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Electrical/Plumbing Question

1486 Views 10 Replies 6 Participants Last post by  bigdee
I’m in the planning stages of adding a new water heater. I want to add a single element 1500 Watt point of use 12 gallon or 19 gallon water heater to my spare bath. In order to avoid running a new dedicated circuit, I was thinking about connecting the water heater to a 20 amp circuit that only powers the GFCI outlet in the spare bath. I know I can't power both the GFCI and the water heater, so I'd like to add a Leviton 1287 Single Pole Double Throw switch to allow me to select whether to power the GFCI circuit or the water heater. The 1287 is rated [email protected], so it should carry the water heater just fine.

The idea is use this setup only when the power is out and I have to switch to a generator. I plan to cut the line in the attic, use a junction box, and run a line down the wall into a closet where the water heater will be located and connect to the 1287 switch. From there, I'll run a line to the water heater and another back up into the junction box to power the GFCI. I can also go directly through the floor and connect the water heater inline with the hot water supply line. If the plan works, when the power goes off for an extended period of time, I can go into the closet, flip the switch from GFCI to Water Heater, and have enough hot water for a short shower.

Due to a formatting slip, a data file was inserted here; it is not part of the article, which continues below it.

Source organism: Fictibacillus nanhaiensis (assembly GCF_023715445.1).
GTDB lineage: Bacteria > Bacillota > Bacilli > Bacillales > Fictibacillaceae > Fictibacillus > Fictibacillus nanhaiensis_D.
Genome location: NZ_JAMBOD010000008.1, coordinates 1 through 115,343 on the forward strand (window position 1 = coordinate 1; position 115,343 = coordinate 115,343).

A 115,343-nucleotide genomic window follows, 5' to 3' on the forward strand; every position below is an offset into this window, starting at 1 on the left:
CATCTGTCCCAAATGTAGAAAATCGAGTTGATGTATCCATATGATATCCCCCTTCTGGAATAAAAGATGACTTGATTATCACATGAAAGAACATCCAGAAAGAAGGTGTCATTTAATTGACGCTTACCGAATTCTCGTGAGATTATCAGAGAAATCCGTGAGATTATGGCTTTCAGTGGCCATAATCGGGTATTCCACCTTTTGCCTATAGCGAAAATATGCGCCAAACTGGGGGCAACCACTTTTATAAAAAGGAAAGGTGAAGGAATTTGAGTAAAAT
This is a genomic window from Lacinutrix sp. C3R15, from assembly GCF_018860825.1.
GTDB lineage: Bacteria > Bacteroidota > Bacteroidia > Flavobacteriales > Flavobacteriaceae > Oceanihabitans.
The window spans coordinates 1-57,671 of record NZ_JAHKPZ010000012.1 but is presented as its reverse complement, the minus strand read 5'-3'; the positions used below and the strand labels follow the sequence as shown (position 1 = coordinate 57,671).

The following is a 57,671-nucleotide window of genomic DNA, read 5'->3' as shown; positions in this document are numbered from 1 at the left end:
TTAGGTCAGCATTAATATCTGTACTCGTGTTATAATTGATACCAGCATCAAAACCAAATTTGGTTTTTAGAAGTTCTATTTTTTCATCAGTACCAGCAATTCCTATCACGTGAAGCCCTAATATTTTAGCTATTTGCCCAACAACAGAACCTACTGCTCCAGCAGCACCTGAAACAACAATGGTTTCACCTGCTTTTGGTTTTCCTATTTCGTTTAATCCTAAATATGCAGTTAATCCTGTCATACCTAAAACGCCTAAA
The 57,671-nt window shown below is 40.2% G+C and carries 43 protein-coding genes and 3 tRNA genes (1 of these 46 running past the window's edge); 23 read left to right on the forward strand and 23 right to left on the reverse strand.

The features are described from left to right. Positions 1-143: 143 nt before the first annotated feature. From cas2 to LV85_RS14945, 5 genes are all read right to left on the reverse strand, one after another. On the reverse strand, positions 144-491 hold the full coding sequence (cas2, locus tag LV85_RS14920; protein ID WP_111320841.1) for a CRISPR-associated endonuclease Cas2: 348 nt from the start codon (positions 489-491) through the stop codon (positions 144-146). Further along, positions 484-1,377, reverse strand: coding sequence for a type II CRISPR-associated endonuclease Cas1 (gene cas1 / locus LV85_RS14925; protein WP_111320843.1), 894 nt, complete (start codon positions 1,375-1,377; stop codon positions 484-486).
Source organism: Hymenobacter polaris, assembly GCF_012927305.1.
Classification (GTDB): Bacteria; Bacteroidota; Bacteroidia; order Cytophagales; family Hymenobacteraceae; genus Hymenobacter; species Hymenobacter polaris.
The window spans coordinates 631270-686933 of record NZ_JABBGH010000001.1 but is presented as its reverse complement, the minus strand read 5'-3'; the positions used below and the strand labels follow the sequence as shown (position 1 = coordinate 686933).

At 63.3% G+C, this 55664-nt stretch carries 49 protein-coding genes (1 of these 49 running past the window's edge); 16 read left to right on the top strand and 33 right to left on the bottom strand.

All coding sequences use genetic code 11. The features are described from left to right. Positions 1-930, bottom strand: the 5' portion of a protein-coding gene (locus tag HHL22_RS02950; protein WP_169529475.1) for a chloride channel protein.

To my mind, this should work, but I'm no expert. Any electrical or plumbing experts want to weigh in on this?
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As long as your source hot line breaks at the switch then runs to the "line" in the outlet and your source neutral runs uninterrupted to the opposite "line" side of the outlet. Then just ground everything properly.

Normally your switches break the neutral line, but the GFCI would require the break on the hot line instead. So be prepared to break your water heater on the hot line as well.

Technically, code says only bathroom receptacles can be on a single dedicated circuit, but there can be any number of bathrooms in said circuit. However, an exception was added to say that a single dedicated circuit that controls a single bathroom may control more, and any additional permanent loads (fans, lights, water heater) are limited to 10A.

Edit: Also, your insurance company may consider a bathroom GFCI a "required" outlet, thus making it a code violation to 'switch' it.
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Option is add a split breaker if no more room in the box and run a new line for the water heater only... they make a double pole breaker that fits a single space.
He specifically mentioned that he wanted to avoid that exact option.

Edit: Also, they're still single pole breakers. They're called tandems.

The only other option would be to remove the GFCI outlet and install a GFCI breaker, which wouldn't require an uninterrupted neutral leg and allow both to be switched on the neutral sides of the circuits.
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That is the route that I would go if it were me.
As would I.
oops thanks, I couldn't think of the right term yesterday... brain fart.
It happens. I have stood there many a time, snapping my fingers, drawing an absolute blank on things I know I knew but couldn't remember it to save my life.
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